Off-Roading for Total Newbies: Everything You Need to Know to Start

February 9th, 2023 by

Taking your vehicle off the main road is one of the most exhilarating activities you can do on four wheels — There’s just something about driving your rig through rough terrain that makes your heart race and your adrenaline flow. While it’s all very exciting in concept, but where do you begin if you’re new to off-roading? This guide is here to help you embark on your journey and learn all the fundamentals of this thrilling activity.

What’s the best kind of vehicle of off-roading?

If you are looking to have a little bit of fun beyond the beaten path, you might not want to take your mother’s sedan along for the ride. With this in mind however, not every SUV or big-rig is build to go off-roading; there are a few things to keep in mind when choosing a ride that makes the cut. Essentially, what makes a good off-roading rig is a vehicle that is categorized by their high ground clearance, drive system, capable suspension, durability, and ability to operate on rough terrain. However, some vehicles are better suited for off-roading than others. Other than dirt bikes, the most popular types of off-road vehicles include SUVs, trucks, Jeep Wranglers, or ATVs. Most off-road vehicles are four-wheel-drive, but some specialized off-road rides are rear-wheel-drive. Toyota has several tenacious vehicles that are equipped for the job, like the 4Runner, the Land Cruiser, the FJ Cruiser, the RAV4 and the Tacoma.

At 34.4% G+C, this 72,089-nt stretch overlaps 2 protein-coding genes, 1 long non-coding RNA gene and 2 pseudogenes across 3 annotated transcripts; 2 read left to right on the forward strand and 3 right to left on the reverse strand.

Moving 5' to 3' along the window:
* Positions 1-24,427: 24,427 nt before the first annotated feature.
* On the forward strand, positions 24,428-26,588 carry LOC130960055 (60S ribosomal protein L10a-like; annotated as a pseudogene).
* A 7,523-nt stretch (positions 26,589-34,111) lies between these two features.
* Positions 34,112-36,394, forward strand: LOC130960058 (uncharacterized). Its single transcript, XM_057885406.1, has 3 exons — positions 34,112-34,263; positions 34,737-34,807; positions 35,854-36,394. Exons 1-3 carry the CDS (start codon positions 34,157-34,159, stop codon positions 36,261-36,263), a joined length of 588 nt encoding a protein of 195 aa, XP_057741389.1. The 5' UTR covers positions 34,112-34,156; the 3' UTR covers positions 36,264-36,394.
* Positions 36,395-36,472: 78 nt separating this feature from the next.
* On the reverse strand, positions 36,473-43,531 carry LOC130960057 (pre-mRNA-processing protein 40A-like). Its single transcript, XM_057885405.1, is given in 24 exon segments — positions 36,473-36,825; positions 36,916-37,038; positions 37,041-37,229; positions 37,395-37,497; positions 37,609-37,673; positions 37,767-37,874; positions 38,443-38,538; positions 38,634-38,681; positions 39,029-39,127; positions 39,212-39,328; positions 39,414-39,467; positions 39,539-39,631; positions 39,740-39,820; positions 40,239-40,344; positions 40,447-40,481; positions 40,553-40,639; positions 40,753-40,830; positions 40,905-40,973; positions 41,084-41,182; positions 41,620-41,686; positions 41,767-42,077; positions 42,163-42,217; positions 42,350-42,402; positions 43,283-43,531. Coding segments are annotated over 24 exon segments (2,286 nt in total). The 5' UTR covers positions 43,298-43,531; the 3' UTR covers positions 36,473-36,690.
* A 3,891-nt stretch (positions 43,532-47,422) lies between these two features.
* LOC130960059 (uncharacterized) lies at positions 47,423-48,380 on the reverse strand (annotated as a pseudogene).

Should I consider modifications?

Something to think about when you begin off-roading, is that you need  the proper setup to make sure your vehicle is capable of handling tricky terrains. If your SUV has standard street tires, you want to upgrade to all-terrain tires at least if you plan to occasionally travel on light trails. More moderate backcountry environments require dedicated off-road tires.

Another important factor to keep in mind is that making modifications to your ride can have a domino effect, requiring even more mods (and more $$$). Make sure you understand how the change will affect other components and carefully plan out your build. Adding bigger tires often means you need to add a suspension lift in order to fit the tires. Lifting your ride alters the geometry of the suspension components, which can put too much stress on other parts of the vehicle, causing weak points to break. This is not something you want to happen while you are out in a remote area.

Depending upon how much you’re looking to upsize, you can see that it’s not always quite as simple as just adding bigger tires. Choosing which modifications work best for your vehicle before you take to the trails is the best way to play it safe.